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Album Review: Adam Brand – My Acoustic Diary

3 min read

Adam Brand’s latest album, My Acoustic Diary, is a collection of fifteen songs, thirteen of which are rerecorded versions of tunes that represent his ‘growth as a songwriter and as an artist trying to find [his] own voice’. The other two tracks are brand new, consisting of the album’s lead single Freedom Rebels and a laid-back tune of longing called Gone Fishin’.

Adam Brand - My Acoustic DiaryTo say that most tracks on My Acoustic Diary are simply rerecorded versions of the old stuff is an oversimplification. Instead, the tunes have been redone acoustically, or in a broken down form at least, giving them new life and new character. However, these are the songs the way they were when ‘they were first written’, according to Brand. The acoustic format, I believe, can give music a certain timeless quality; it is often the studio production methods and effects applied to a track that situate it in a certain decade or movement, whereas the natural sound of an instrument, almost unaffected by electronic influences (though such influences are inherent in the recording process), will allow the song to speak for itself.

My Acoustic Diary, then, tests the true strength of Brand’s songwriting, and I think the result is a success. I’ll take the first of the ‘rerecorded’ tracks, Dirt Track Cowboys, as an example. The original 1998 version rumbles along with a bouncy ‘90s country-rock vibe, a vibe that I would personally steer clear of in general as a listener (I should note here that I am not particularly well-versed in Brand’s past output). However, the broken down track that features on the new album, with its rootsier, slide guitar-driven feel, takes a much stronger grip on my ears. And yeah, it’s a matter of personal taste of course, but I’m sure I’m not the only person who finds the textural elements a barrier to enjoying much modern country music, and if My Acoustic Diary broadens Brand’s appeal, then it is certainly a success in at least one sense.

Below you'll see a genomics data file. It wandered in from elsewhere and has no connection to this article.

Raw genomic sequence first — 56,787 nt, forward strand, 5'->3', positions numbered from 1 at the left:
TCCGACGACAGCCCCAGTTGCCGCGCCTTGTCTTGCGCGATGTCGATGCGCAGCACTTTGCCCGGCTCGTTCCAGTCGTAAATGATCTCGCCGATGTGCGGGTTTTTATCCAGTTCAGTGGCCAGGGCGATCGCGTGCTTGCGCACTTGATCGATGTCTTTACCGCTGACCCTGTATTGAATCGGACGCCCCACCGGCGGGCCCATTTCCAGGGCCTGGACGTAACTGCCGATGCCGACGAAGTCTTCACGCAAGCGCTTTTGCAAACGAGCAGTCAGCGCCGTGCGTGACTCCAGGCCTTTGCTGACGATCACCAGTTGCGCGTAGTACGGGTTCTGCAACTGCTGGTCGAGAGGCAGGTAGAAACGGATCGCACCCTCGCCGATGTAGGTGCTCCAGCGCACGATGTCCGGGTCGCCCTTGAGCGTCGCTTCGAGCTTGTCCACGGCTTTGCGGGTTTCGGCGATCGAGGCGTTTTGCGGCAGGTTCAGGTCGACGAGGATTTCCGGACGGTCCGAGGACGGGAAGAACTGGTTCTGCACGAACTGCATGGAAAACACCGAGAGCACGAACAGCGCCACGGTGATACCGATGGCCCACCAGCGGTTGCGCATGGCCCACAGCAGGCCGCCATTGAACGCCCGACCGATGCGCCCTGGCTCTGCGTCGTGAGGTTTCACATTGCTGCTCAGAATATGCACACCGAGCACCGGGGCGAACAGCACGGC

I’m not trying to suggest though that these updated versions simply ‘fix’ what someone such as myself might have disliked about Brand’s previous work. Instead, the tunes are simply different, and perhaps in certain cases more universal. Good Things In Life, for example, is in its original year 2000 form, is a piece of really nice, authentic country melody-writing. On My Acoustic Diary the tune’s cruisy driving feel is discarded in favour of a more stationary, but still easy-going, tone formed around the gentle rhythmic strumming of a mandolin. A number of tracks on the record are modified in similar ways.

Whilst fans invariably have differing opinions when it comes to the rerelease of tunes from their favourite artists, I don’t think there will be too much controversy over My Acoustic Diary. Unlike an artist such as Bob Dylan, who is known for playing his songs differently to the point that they’re unrecognisable at many of his gigs, Adam Brand has remained faithful to his work, and loyal to his listeners, presenting versions that are just as, if not more, appealing than the originals.

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